The government’s proposal concerning the protection of debtors’ primary residences has met with a very negative response from local banks and the country’s creditors, which points to a very difficult 10 days of negotiations between all parties involved.
The antagonism began with the government’s stated intention to legislate unilaterally on the protection of main residences, ignoring the position of the banks, which according to government sources rejected the plan as “unacceptable,” although the banks have not confirmed whether they have submitted their positions.
It appears that the distance between the government and the credit sector is so great that the ruling party’s inflexibility – which according to banks expands the pool of debtors who qualify for protection, damages their capital base and undermines their commitments to regulators concerning the reduction of bad loans – has even made the bankers willing to cooperate to side with the hardliners.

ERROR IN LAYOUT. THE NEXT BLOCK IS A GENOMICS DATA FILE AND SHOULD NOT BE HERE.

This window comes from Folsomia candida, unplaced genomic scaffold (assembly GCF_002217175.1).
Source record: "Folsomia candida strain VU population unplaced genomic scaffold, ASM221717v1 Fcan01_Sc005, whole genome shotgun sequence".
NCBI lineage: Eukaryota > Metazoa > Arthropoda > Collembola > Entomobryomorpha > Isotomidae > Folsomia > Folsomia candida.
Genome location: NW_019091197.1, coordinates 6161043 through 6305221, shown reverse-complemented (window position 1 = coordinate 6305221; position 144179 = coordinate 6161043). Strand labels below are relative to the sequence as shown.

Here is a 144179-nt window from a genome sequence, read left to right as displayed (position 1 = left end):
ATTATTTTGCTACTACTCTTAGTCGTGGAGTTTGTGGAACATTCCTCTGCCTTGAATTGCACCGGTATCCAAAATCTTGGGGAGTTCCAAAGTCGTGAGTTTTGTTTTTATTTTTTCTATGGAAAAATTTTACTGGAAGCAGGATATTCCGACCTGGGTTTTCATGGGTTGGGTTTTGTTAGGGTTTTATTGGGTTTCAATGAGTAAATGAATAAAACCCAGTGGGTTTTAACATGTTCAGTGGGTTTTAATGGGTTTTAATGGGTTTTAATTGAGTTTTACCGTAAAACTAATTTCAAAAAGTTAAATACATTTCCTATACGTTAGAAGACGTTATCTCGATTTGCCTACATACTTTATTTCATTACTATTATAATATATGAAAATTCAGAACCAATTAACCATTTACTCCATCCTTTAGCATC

This became evident at a meeting on Wednesday of the systemic banks’ managing directors, where they decided to close ranks against the government’s intention to raise the ceiling of protection. Senior bank officials say that the government proposal is driven by election concerns and will lead to a new generation of strategic defaulters hoping to benefit from the expanded protection the government is promising.
Greece’s creditors have also reacted negatively to the government’s plans, along with the Labor Ministry’s intention to offer another restructuring option to social security debtors, saying that none of this helps the “culture of paying,” as eurozone officials say.
The creditors will not tolerate another extension of the so-called Katseli law protecting debtors’ primary residences after February 28. A eurozone official told Kathimerini that the creditors have been expecting the government to submit a plan to replace the law’s protection since last September, and that after five months the plan submitted by the Finance Ministry is not acceptable.